ICC announces review of 2014 restructuring

Fri, Feb 5, '16



The ICC has announced it will carry out a complete constitutional review of the changes brought about by the "Big Three" takeover in 2014. Moves have already begun to dismantle the system of governance proposed by the BCCI, ECB and CA two years ago, with confirmation of the expected change to make the ICC chairman an independent position.

The outcomes from the ICC board meeting on Wednesday also included removing permanent positions for India, England and Australia on the Executive Committee and the Financial & Commercial Affairs Committee - the ICC's two most powerful forums.

In a statement, the ICC said the board had "agreed to carry out a complete review of the 2014 resolutions and constitutional changes with a view to establishing governance, finance, corporate and cricketing structures that are appropriate and effective for the strategic role and function of the ICC and all of its members".

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Chanderpaul was not forced to retire, says WICB

Thu, Feb 4, '16


WICB Under Scrutiny

The West Indies Cricket Board (WICB) is refuting a suggestion that it forced veteran cricketer Shivnarine Chanderpaul to retire from international cricket so that he can play in the inaugural Masters Cricket League (MCL) T20 currently underway in Dubai, United Arab Emirates.

Chanderpaul is claiming that a No Objection Certificate issued to him by the WICB contained a threatening clause, which forced him to call time on his international career.

WICB issued NOCs to four players, including Chanderpaul, to facilitate their participation in the MCL, a tournament approved by the International Cricket Council for players who have retired from international cricket.

“I was given a No Objection Certificate by WICB with a clause in it that I retire on the 23rd,” Chanderpaul told ESPNcricinfo.

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Chanderpaul forced to retire - but commitment to Guyana still strong

Wed, Feb 3, '16


Shiv Chanderpaul

Shivnarine Chanderpaul has insisted he has not retired from domestic cricket and intends to resume playing for Guyana within a couple of weeks.
In an episode that sheds light on the sometimes toxic relationship between the West Indies Cricket Board and Caribbean players, Chanderpaul has expressed resentment at being obliged to announce his international retirement in order to gain a No Objection Certificate to play in the Masters Champions League currently taking place in the UAE.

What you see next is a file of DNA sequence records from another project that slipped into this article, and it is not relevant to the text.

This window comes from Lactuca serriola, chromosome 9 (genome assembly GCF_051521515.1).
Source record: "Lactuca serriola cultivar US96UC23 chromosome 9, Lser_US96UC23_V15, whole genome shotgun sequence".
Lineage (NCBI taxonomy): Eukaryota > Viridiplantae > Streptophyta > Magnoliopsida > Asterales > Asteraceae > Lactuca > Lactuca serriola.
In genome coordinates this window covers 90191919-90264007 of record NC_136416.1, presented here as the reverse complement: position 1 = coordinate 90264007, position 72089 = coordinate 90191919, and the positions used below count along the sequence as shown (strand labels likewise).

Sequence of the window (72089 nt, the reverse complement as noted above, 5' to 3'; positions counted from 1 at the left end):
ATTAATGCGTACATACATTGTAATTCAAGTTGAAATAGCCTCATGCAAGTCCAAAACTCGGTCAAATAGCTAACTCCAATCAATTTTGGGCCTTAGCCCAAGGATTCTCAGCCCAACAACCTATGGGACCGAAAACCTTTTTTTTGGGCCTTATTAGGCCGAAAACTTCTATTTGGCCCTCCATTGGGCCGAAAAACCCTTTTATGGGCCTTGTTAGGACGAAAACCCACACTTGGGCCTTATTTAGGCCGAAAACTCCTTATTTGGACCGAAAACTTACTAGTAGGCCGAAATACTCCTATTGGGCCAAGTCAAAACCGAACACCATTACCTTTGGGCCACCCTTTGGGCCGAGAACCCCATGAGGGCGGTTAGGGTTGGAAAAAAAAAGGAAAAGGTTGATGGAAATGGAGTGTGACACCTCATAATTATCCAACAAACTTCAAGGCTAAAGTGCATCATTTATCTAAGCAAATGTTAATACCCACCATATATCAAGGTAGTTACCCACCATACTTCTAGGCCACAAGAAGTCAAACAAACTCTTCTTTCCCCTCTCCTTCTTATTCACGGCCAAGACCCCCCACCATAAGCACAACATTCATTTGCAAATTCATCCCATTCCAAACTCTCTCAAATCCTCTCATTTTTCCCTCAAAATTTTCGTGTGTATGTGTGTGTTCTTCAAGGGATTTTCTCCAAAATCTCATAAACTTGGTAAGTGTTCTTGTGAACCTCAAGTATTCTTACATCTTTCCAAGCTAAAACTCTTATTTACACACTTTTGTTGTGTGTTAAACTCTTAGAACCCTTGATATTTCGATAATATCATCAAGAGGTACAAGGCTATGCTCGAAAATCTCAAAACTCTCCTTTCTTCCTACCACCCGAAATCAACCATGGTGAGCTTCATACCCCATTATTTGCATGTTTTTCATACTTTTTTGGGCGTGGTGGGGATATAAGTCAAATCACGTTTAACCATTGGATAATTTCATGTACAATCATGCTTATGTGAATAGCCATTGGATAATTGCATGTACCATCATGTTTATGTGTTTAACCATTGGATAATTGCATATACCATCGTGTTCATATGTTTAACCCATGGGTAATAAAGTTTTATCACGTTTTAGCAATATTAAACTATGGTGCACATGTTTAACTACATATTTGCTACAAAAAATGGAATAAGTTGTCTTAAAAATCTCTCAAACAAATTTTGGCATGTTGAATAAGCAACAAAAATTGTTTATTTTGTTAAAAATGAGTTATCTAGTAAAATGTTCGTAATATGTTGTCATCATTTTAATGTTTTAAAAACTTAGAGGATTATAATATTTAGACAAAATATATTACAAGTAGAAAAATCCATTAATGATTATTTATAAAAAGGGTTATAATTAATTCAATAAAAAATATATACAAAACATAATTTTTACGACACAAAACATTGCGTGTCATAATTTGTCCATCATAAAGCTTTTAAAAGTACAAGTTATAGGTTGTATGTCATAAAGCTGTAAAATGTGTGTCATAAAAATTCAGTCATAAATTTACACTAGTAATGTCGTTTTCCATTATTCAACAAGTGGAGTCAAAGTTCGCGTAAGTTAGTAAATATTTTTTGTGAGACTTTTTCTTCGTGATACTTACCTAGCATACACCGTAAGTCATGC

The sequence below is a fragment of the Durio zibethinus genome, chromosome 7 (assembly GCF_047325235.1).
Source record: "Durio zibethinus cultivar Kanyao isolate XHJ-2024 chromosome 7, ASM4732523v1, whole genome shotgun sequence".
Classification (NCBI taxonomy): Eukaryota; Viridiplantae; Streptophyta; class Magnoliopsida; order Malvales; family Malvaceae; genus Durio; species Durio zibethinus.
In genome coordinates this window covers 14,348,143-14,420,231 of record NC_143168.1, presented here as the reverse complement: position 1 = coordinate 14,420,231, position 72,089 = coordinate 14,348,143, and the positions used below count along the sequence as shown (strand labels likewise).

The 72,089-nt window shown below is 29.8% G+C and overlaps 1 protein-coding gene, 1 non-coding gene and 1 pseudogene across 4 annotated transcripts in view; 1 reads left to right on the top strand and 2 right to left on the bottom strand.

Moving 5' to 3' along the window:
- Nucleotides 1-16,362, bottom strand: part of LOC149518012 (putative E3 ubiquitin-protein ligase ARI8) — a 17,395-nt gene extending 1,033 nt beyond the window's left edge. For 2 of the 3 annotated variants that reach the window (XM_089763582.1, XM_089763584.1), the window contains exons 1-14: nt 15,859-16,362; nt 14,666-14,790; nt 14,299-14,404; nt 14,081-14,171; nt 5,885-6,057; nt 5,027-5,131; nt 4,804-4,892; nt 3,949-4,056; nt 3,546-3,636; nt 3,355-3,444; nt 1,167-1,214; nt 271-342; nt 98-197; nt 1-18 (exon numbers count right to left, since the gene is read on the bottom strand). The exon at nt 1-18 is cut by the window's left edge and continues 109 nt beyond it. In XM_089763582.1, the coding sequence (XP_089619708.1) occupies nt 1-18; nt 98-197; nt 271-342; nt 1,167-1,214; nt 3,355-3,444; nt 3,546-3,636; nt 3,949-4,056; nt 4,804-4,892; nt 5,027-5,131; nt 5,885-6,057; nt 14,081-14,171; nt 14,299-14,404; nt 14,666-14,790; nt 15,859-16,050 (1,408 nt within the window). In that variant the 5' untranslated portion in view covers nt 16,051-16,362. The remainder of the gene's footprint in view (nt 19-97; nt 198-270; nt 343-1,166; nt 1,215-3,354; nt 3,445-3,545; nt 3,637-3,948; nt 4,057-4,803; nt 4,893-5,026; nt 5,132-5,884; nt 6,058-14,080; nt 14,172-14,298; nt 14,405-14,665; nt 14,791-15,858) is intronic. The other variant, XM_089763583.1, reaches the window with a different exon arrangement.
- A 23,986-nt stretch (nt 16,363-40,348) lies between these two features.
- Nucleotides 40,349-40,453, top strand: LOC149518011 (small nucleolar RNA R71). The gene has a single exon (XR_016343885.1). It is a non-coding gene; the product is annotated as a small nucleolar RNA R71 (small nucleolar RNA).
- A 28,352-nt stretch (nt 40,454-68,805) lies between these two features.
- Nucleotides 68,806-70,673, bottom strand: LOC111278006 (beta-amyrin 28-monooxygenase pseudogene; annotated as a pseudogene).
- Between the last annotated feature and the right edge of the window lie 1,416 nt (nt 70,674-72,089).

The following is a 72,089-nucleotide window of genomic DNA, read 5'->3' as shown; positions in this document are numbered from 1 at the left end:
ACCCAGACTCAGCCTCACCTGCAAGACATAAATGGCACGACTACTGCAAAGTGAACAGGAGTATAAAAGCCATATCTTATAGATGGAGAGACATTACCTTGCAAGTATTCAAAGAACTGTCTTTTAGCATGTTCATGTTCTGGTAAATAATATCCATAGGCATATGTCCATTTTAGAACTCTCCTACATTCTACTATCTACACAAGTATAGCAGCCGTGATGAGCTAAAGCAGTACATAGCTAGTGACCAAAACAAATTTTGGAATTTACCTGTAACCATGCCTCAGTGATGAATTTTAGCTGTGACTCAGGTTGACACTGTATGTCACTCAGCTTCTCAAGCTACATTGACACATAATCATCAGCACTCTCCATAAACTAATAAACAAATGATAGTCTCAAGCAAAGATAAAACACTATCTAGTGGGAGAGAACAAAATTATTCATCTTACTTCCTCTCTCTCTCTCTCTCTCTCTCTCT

Chanderpaul, 41, has not played international cricket since May 2015 and was omitted from the list of contracted WICB players in December.
"I was given a No Objection Certificate by WICB with a clause in it that I retire on the 23rd," Chanderpaul told ESPNcricinfo. "If I didn't announce my retirement they would have taken it back.


read more at ESPNcricinfo

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West Indies mankad Zimbabwe to enter quarterfinal

Tue, Feb 2, '16


WI U-19

West Indies Under-19 entered the quarter-final of the World Cup in controversial and tense circumstances, as Keemo Paul effected a mankad to claim the last Zimbabwe Under-19 wicket - that of Richard Ngarava - with three runs needed off the final over. Paul ran through the bowling crease without entering his delivery stride and broke the stumps, catching the non-striker Ngarava with his bat on the line while he was standing a couple of steps out of his crease.
The two on-field umpires conferred before asking West Indies if they wanted to uphold the appeal, and once it was confirmed that they did, the third umpire was called in and found the batsman just on the line, ending Zimbabwe's campaign in a game they had to win to make the quarter-final. The dismissal was within the rules of the game.
A visibly upset Zimbabwe captain Brandon Mavuta refused to comment on the mankad after the game "We got so close, no comment about it. I don't have anything to say right now," Mavuta said. "No comment."

ESPNcricinfo has the report

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Shivnarine Chanderpaul: When others Faltered, he never Surrendered

Mon, Feb 1, '16



SHIVNARINE Chanderpaul has finally called it a day; he has retired from international cricket. At age 41 going on 42, he is well past the normal retirement age for contemporary cricketers.
That he is now retiring has a lot to do with his durability and his hunger to play cricket. Some have characterised this as selfishness on his part and have been calling for his exit for quite a while.

The truth is that the older Chanderpaul got the better he performed and the worse the team around him played.

So what is Chanderpaul’s legacy to the game he played with much distinction? How will he be remembered? At a broader level, his career coincided with the decline of West Indies fortunes. That cannot be overlooked for cricket is ultimately a team sport. But he is not alone in this regard; he is a contemporary of the great Brian Lara. Should the inability of the team to benefit from the great contributions of these players as far as victories go, be held against them? Maybe there is something to be teased out there, but ultimately a player’s performance cannot be denied.

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